May 13, 2008 5:32 pm

Is Larry Summers the canary in the mine?

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Is a liberal international economic order losing intellectual support? Should developing economies be worried? If Larry Summers is the canary in the intellectual mine, his two columns in the Financial Times (April 28 and May 5) suggest that the answers to both questions are yes.

The liberal economic order of the last several decades was premised on two assumptions. First, that the proliferation of prosperity across countries was a good thing. Second, there would be winners and losers but, on balance, a majority of people in both developing and developed countries would benefit. Mr Summers now appears to be questioning both assumptions. He has not stated outright that the proliferation of prosperity is undesirable but his ­columns do suggest that globalisation creates competition for America.

This is an obvious fact. For the first time since the 17th century the west’s economic pre-eminence is being seriously challenged. But he goes on to draw the disturbing conclusion that the process of globalisation should be attenuated, precisely because it poses potential threats to the US. In doing so he, perhaps unwittingly, presents the rise of the poorer parts of the world (whose standards of living are still a fraction of US levels) more as a threat than an opportunity to the US. In effect, globalisation is justified only when it serves American interests.

This apparently nationalist argument is couched in appealing distributional terms. The losers in the process are US workers. The structure of globalisation is such that their bargaining power is considerably weakened, while mobile capital reaps all the benefits.

Mr Summers is right to worry that US workers have not benefited as much from globalisation as US capital; stagnant median wages and rising inequality are proof enough. He is also right to assert that globalisation requires democratic legitimation.

But the argument would be more persuasive if he did not privilege the demands for political legitimation within the US. The terms of what constitutes just globalisation cannot be determined unilaterally from the standpoint of the gains and losses within the US. It has to be determined co-operatively, involving discussions over the costs and benefits to all, especially those least able to defend their interests in both rich and poor countries.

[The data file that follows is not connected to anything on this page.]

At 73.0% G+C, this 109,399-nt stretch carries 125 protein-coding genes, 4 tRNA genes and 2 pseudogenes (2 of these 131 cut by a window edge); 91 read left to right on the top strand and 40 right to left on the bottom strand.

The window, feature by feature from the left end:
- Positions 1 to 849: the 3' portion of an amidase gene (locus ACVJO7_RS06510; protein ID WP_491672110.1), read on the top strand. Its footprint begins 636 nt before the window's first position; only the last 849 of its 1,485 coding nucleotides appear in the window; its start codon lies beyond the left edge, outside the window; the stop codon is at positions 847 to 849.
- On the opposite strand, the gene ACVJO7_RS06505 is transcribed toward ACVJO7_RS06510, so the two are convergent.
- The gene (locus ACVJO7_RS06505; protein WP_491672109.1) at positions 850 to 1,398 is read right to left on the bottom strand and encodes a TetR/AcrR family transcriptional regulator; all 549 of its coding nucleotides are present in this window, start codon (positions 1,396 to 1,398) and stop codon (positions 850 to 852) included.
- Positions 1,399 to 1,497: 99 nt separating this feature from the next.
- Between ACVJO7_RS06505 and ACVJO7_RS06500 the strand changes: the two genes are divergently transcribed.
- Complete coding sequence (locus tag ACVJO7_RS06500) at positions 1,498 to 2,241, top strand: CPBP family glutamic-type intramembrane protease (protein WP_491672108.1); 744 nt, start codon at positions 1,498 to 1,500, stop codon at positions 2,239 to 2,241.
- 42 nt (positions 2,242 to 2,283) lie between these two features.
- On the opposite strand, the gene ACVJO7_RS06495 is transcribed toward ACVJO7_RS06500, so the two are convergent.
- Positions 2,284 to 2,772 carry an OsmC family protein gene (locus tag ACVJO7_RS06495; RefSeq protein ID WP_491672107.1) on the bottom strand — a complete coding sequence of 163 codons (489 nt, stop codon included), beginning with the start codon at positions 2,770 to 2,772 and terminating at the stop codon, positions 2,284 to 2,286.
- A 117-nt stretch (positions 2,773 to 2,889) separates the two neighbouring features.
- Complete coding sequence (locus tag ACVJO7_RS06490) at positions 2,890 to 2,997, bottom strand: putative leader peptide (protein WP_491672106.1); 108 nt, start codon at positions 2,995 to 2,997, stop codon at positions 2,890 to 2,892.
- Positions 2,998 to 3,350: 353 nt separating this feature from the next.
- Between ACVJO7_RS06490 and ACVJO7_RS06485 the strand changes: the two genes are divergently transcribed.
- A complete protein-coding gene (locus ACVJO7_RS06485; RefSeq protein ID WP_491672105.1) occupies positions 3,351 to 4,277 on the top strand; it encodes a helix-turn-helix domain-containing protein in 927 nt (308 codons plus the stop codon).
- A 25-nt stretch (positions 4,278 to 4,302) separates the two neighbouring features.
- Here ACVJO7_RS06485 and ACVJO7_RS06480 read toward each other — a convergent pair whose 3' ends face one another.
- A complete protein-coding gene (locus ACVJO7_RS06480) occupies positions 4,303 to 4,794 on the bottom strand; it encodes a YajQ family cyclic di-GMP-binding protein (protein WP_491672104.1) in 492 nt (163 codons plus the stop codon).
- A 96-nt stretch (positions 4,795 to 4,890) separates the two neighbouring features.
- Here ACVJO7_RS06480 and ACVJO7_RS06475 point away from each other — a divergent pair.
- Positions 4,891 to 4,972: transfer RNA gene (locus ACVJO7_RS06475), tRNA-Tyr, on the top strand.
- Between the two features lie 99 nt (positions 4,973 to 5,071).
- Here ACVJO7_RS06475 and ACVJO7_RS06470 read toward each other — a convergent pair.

The problem Mr Summers identifies, the hyper-mobility of capital, was an outcome that he and the US actively promoted. Attracting foreign capital was one of the raisons d’être of the Washington Consensus-based reforms. Developing countries were forced to change their intellectual property laws. At the US Treasury, Mr Summers was a leading proponent of capital account liberalisation by developing countries. Having swallowed those bitter pills of intellectual property protection and capital mobility as a necessary price for a better future, developing countries are now told that those medicines cause problems that need more – in this case protectionist – medication.

That globalisation needs appropriate regulation is hardly in doubt. But blaming globalisation preponderantly for the ills of American workers runs the risk of providing an alibi for the sins of omission in domestic policy that have had a much bigger impact.

It is undeniable that the best line of defence for protecting workers has to be overwhelmingly domestic – through progressive taxation, improving education, strengthening the bargaining position of labour and improving the safety nets. Since the Ronald Reagan years, the headlong embrace of market solutions has systematically undermined each of these policy responses.

One reading is that Mr Summers’ angst about globalisation is motivated by desire to maintain the environment for the continuing spread of prosperity: a need to tweak the rules – through regulatory harmonisation – to bolster the fraying consensus among the US middle class in favour of globalisation.

But the manner in which his position is framed, the inconsistencies of the arguments across time, the inappropriate transferring of the burden of any response from domestic actions to international ones, and the susceptibility of the proposed remedies to protectionist misuse point to a more alarming prospect for developing countries. The ground is shifting under their feet. They would do well to take notice.

The authors are respectively, director, Center for the Advanced Study of India at the University of Pennsylvania; president, Center for Policy Research, New Delhi; and senior fellow, Peterson Institute for International Economics

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